The 2014 midterm election results are in. And in keeping with the expectations and conventional wisdom, the Republicans have taken control of the U.S. Senate from Harry Reid and the Democrats. For the President, the results lay the groundwork for a very interesting final two years in office. With no possibility of common ground with a GOP-controlled Congress, expect Obama to use his veto pen often, and go it alone through the use of executive orders.
With 36 Senate seats in play, mostly in red states, the deck was stacked against the Democrats from the outset. Sen. Mary Landrieu—who faces a runoff election because no candidate broke through the required 50 percent threshold–created controversy when she suggested the obvious, which is that the South has a problem with Obama because of his race.
“I’ll be very, very honest with you. The South has not always been the friendliest place for African-Americans,” Landrieu said. “It’s been a difficult time for the president to present himself in a very positive light as a leader.”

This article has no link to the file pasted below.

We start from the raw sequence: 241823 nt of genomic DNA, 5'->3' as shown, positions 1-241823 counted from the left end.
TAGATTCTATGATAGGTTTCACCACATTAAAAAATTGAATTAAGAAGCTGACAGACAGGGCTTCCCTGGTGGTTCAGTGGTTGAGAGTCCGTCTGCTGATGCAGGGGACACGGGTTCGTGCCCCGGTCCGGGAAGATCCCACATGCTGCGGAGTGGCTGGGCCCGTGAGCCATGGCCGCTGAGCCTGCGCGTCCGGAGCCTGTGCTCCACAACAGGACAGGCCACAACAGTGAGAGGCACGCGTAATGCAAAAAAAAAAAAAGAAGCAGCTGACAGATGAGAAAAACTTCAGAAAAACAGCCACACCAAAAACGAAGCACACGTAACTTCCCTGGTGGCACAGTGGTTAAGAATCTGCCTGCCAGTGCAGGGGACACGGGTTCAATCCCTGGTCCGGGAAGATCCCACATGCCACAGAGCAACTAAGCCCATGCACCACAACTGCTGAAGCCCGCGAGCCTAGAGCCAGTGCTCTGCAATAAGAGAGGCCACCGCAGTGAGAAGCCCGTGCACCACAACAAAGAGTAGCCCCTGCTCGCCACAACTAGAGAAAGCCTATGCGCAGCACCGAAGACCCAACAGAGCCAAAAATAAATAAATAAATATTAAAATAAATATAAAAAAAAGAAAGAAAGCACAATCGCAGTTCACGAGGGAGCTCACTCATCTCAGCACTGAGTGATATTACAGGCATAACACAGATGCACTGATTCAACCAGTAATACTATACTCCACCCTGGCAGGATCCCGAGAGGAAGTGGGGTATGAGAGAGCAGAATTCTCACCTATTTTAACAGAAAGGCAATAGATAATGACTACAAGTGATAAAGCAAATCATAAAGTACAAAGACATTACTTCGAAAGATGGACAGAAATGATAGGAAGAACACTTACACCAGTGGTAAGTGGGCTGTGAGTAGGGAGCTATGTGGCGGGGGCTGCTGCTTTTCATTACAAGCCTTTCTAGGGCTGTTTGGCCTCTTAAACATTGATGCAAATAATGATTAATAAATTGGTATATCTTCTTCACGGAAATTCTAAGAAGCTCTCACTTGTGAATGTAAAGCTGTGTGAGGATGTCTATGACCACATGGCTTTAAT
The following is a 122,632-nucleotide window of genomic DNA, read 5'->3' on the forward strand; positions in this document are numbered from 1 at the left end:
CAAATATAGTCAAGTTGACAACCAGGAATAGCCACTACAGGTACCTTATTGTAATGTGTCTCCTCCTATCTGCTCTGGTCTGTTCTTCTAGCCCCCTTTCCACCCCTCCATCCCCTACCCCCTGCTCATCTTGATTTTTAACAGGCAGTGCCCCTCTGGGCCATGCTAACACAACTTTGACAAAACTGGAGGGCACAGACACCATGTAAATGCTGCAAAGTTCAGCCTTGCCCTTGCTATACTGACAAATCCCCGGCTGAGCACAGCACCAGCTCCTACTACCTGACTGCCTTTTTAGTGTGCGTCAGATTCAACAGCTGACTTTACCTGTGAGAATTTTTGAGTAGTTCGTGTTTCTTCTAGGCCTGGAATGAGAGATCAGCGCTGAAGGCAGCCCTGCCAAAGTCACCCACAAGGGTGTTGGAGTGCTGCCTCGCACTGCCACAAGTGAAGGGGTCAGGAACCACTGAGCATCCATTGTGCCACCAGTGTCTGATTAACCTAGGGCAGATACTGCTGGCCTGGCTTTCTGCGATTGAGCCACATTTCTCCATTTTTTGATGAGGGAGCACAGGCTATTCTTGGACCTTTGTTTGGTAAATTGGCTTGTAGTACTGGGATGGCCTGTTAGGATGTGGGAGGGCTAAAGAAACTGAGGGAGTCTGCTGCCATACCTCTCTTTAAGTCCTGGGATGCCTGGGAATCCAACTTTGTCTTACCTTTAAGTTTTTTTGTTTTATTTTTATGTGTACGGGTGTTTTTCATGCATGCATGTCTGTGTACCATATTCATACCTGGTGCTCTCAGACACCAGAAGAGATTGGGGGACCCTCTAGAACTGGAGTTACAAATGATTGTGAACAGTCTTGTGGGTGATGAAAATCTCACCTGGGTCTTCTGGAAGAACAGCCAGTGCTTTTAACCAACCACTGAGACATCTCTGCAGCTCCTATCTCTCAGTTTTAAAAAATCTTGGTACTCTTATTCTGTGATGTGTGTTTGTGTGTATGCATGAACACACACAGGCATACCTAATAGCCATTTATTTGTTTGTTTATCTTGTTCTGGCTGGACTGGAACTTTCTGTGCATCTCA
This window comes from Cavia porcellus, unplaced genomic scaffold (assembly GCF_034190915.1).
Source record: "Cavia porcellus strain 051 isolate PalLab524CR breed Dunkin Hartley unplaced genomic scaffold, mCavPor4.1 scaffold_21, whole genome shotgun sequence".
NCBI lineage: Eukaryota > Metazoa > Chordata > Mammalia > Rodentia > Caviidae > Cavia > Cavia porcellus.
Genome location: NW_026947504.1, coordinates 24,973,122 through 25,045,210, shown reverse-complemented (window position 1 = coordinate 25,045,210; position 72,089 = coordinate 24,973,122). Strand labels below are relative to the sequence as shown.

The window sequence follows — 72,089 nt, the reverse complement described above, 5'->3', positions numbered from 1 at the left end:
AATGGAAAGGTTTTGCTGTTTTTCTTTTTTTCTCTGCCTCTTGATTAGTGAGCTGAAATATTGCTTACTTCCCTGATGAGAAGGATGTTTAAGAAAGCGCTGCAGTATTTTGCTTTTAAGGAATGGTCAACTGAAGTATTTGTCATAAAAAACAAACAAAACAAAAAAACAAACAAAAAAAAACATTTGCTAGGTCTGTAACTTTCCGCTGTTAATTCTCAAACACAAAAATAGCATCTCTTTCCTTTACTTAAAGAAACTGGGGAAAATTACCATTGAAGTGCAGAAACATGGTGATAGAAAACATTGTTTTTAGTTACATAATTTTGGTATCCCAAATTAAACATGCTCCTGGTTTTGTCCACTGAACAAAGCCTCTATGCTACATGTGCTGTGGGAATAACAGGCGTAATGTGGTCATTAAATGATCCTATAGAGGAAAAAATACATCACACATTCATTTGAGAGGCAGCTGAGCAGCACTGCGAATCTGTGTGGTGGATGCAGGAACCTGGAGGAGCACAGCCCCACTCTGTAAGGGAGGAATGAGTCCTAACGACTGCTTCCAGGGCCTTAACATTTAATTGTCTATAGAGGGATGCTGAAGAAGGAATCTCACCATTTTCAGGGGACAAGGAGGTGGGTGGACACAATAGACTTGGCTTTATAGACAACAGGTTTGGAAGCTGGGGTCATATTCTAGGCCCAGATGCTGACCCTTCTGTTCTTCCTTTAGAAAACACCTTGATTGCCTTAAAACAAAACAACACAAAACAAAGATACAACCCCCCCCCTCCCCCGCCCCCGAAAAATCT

Meanwhile, with Senate minority leader Mitch McConnell (R-Kentucky) winning his race against challenger Democrat Alison Lundergan Grimes, the GOP lawmaker is poised to become majority leader of the upper chamber of Congress. Grimes—who attempted to distance herself from the president in a state where he is unpopular— was faulted for refusing to say whether she voted for Obama.
Compounding the problem for Democrats this election cycle was the issue of lower turnout by the base in midterms, when President Obama was not on the ballot, and the specter of voter suppression efforts such as voter ID, purges and the gutting of the Voting Rights Act making an impact in key races.
Among the more high profile races, North Carolina incumbent Senator Kay Hagan (D-North Carolina) lost to Republican Thom Tillis. In Georgia, Republican David Purdue beat Democrat Michelle Nunn, and Senator Mark Warner (D-Virginia) held on to his seat, while incumbent Senator Mark Pryor (D-Arkansas) lost his reelection bid to Tom Cotton. In the New Hampshire race, incumbent Senator Jeanne Shaheen (D-New Hampshire) defeated challenger Scott Brown, while Cory Gardner, a Republican, bested incumbent Mark Udall in Colorado.
The two African-American U.S. senators, Tim Scott (R-South Carolina) and Cory Booker (D-New Jersey) will return to the legislative body. Booker is the first black senator elected in New Jersey. Scott, who had been appointed by Gov. Nikki Haley in 2012 to finish the term of resigning Senator Jim DeMint, is the first black senator elected to the South since Reconstruction.